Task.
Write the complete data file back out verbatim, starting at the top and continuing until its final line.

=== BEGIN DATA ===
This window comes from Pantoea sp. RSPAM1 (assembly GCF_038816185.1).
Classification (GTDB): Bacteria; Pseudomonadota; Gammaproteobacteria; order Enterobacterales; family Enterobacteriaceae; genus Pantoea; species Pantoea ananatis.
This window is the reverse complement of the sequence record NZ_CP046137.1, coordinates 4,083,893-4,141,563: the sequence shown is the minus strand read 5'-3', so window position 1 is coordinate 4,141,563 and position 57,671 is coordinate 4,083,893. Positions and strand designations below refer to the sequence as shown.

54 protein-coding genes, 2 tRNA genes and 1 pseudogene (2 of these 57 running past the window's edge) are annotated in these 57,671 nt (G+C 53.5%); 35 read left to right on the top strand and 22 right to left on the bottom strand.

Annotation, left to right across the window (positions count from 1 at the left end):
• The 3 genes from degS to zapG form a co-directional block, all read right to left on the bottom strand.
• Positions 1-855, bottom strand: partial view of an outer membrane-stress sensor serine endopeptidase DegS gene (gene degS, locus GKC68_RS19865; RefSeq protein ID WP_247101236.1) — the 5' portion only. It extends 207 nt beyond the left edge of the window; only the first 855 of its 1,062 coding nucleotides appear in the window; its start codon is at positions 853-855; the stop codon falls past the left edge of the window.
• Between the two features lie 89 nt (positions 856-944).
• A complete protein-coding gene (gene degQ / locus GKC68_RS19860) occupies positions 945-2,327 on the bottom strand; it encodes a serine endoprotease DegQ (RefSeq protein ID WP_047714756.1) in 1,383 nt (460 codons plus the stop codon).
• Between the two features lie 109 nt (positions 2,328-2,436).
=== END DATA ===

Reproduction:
This window comes from Pantoea sp. RSPAM1 (assembly GCF_038816185.1).
Classification (GTDB): Bacteria; Pseudomonadota; Gammaproteobacteria; order Enterobacterales; family Enterobacteriaceae; genus Pantoea; species Pantoea ananatis.
This window is the reverse complement of the sequence record NZ_CP046137.1, coordinates 4,083,893-4,141,563: the sequence shown is the minus strand read 5'-3', so window position 1 is coordinate 4,141,563 and position 57,671 is coordinate 4,083,893. Positions and strand designations below refer to the sequence as shown.

54 protein-coding genes, 2 tRNA genes and 1 pseudogene (2 of these 57 running past the window's edge) are annotated in these 57,671 nt (G+C 53.5%); 35 read left to right on the top strand and 22 right to left on the bottom strand.

Annotation, left to right across the window (positions count from 1 at the left end):
• The 3 genes from degS to zapG form a co-directional block, all read right to left on the bottom strand.
• Positions 1-855, bottom strand: partial view of an outer membrane-stress sensor serine endopeptidase DegS gene (gene degS, locus GKC68_RS19865; RefSeq protein ID WP_247101236.1) — the 5' portion only. It extends 207 nt beyond the left edge of the window; only the first 855 of its 1,062 coding nucleotides appear in the window; its start codon is at positions 853-855; the stop codon falls past the left edge of the window.
• Between the two features lie 89 nt (positions 856-944).
• A complete protein-coding gene (gene degQ / locus GKC68_RS19860) occupies positions 945-2,327 on the bottom strand; it encodes a serine endoprotease DegQ (RefSeq protein ID WP_047714756.1) in 1,383 nt (460 codons plus the stop codon).
• Between the two features lie 109 nt (positions 2,328-2,436).